How to abstract the complications of SIP.js away with our library

Written by Ard Timmerman on 17th October 2019

For VoIPGRID, our telephony platform, we have been working on a groundbreaking product that enables VoIP calling through the browser. The Webphone has been using SIP.js under-the-hood to make this possible. It was a big help because it handles a lot of complex stuff that is required in order to make a phone call. Think of interpreting all WebSocket communication, managing the WebRTC peer connection, etcetera. Although using SIP.js in our Webphone worked for our team at the time, using it gets complicated quickly. That’s why we decided to come up with a solution to make developing the Webphone faster.

The complexities of SIP.js

In order to develop on our Webphone, you need to learn a lot about how SIP.js works. This makes working on the Webphone really complicated, which in turn limits the number of developers that can work on it.

Four months ago the Vialer team started thinking about how we could make our lives easier (as developers often do), and we came up with the idea of building a library that is responsible for simplifying the complexities of handling calls with SIP.js – in other words, abstraction.

Where the problem lies

Setting up a call using SIP.js is straightforward. The complication is introduced when you try to use SIP.js for multiple things at once. There is a massive amount of events that SIP.js triggers, and you have to know them and how they impact one another before you are able to create a stable application.

For example, below I put some ‘basic’ code where I use SIP.js to place an outgoing call, receive an incoming call, and be subscribed to the status of a colleague while also responding to failures, errors, and some edge cases.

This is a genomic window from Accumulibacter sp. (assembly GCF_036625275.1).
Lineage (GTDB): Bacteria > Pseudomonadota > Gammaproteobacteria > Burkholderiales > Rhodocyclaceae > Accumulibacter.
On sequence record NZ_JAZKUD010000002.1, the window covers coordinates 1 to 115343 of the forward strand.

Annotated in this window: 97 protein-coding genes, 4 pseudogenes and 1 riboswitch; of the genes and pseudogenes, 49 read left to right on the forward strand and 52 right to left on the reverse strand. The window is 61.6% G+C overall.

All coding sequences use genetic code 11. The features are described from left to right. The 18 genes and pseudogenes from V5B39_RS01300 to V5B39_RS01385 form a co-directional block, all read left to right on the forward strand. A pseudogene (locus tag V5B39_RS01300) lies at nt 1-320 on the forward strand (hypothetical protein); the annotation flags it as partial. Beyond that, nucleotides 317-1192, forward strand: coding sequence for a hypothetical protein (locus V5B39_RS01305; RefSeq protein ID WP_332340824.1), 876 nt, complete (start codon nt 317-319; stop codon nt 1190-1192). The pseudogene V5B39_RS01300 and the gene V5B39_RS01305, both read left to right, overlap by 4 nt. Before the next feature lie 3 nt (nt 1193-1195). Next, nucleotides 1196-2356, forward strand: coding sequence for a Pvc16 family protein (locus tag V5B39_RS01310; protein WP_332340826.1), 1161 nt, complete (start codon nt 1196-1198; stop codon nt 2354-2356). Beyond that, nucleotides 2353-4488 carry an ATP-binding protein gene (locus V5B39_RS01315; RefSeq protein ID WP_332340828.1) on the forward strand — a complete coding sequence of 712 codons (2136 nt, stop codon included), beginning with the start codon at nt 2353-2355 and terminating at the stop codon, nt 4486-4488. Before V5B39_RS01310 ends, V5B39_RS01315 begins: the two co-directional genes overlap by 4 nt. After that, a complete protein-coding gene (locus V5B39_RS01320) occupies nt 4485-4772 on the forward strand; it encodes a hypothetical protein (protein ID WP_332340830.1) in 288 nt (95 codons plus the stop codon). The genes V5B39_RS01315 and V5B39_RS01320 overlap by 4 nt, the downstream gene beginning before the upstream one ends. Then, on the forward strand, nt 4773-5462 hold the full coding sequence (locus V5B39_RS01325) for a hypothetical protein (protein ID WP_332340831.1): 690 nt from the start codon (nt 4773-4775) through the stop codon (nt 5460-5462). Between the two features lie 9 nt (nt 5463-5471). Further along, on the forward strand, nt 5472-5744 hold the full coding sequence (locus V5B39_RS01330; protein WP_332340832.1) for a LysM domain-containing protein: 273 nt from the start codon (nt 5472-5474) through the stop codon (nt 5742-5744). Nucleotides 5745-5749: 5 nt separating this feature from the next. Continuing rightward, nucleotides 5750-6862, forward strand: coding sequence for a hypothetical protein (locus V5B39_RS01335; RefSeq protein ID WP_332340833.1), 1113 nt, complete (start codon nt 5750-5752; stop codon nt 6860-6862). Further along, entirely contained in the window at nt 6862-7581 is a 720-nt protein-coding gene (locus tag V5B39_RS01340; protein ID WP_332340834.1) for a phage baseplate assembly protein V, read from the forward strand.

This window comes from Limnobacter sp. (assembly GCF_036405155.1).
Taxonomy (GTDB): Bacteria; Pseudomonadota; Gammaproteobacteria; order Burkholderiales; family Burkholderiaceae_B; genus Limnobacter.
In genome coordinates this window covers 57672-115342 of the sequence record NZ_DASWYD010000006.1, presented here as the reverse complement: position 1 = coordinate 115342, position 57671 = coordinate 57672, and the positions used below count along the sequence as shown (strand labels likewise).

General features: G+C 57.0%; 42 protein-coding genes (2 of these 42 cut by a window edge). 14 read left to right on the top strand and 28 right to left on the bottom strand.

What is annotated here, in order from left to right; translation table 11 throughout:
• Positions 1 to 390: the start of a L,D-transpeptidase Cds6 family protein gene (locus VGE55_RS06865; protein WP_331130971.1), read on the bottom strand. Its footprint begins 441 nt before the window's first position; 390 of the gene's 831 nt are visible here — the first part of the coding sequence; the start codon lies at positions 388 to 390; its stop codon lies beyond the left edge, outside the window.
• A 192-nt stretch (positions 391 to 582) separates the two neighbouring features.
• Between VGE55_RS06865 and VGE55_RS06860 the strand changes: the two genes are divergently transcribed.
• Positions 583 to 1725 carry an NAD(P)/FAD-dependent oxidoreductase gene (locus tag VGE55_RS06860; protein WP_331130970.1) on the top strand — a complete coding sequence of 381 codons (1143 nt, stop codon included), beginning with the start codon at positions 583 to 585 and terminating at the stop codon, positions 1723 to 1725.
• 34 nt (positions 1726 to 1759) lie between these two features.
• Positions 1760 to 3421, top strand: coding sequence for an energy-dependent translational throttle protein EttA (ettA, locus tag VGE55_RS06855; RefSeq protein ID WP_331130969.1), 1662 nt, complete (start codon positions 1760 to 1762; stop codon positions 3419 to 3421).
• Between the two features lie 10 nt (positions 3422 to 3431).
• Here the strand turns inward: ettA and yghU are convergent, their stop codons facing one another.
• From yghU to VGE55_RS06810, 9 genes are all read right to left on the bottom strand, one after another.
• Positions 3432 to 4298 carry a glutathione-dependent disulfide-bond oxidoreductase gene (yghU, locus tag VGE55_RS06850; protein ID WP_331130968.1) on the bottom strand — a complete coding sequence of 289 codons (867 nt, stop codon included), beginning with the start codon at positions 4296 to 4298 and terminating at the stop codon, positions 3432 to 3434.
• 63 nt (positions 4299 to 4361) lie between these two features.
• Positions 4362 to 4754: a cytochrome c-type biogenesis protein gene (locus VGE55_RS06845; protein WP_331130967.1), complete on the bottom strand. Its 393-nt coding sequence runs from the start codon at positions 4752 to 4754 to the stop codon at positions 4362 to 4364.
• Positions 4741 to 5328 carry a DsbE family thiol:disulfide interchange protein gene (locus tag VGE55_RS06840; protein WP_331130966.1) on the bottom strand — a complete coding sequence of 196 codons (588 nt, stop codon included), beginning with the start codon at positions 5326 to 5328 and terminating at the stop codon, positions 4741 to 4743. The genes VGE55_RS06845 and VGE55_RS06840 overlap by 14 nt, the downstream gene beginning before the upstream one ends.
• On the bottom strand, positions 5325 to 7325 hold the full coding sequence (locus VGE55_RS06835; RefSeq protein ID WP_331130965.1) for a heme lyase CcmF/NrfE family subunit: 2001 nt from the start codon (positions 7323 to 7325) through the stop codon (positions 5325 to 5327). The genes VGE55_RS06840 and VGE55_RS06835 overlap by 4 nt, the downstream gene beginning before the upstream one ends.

import { UA } from 'sip.js';
var userAgent = new UA({
  uri: "bob@example.onsip.com",
  transportOptions: { 
    wsServers: ["wss://sip-ws.example.com"], 
    iceServers: [] 
  },
  authorizationUser: "",
  password: ""
});
 
 
let isRegistering = false;
let isRegistered = false;
function tryToRegister() {
  // Do nothing if we are already registering.
  if(isRegistering) {
    return;
  }
 
  isRegistering = true; 
 
  userAgent.register(); 
}
 
let subscription = undefined;
 
let isTransportConnecting = false;
let isTransportConnected = false;
function tryToConnectTransport() {
  userAgent.once("transportCreated", () => {
   if (isTransportConnecting) {
     return;
   }
 
   // Now that the transport is created, we can listen to an event which 
   // tells us when we are connected to the sip server.
   userAgent.transport.once("connected", tryToRegister);
   userAgent.transport.once("disconnected", () => {
     tryToConnectTransport();
      
     // If we had a subscription before, make sure to remove its 
     // eventListeners so they won't trigger another time.
     if (subscription) {
       subscription.removeAllEventListers();
     }
   }); 
  });
}
 
userAgent.once("registrationFailed", () => {
  isRegistering = false;
  tryToRegister();
});
 
function setupSessionListeners(session) {
  // Maybe the destination does not exist.
  session.once("failed", showFailed);
  // When the call is accepted by the sip server and in progress.
  session.once("progress", showInProgress);
  session.once("accepted", showAccepted);
  // When the target rejects the call.
  session.once("rejected", showRejected);
  // When one of the parties hangs up.  
  session.once("terminated", showTerminated);
}
 
function setupOutgoingCallIfPossible() {
  if (!isRegistered) {
     console.log('Please register first.');
  }
  const session = userAgent.invite("phoneNumber");
  setupSessionListeners(session)
}
 
const onNotify = function(message) { 
  const status = parseStatus(message);
  console.log(`Fred's status: ${status}`);
}
 
const fredsUri = "fred@voipgrid.nl";
function subscribeToFred() {
  // To avoid having multiple listeners active.
  if (subscription) {
    subscription.removeListener("notify", onNotify);
  }
 
  subscription = userAgent.transport.subscribe(uri);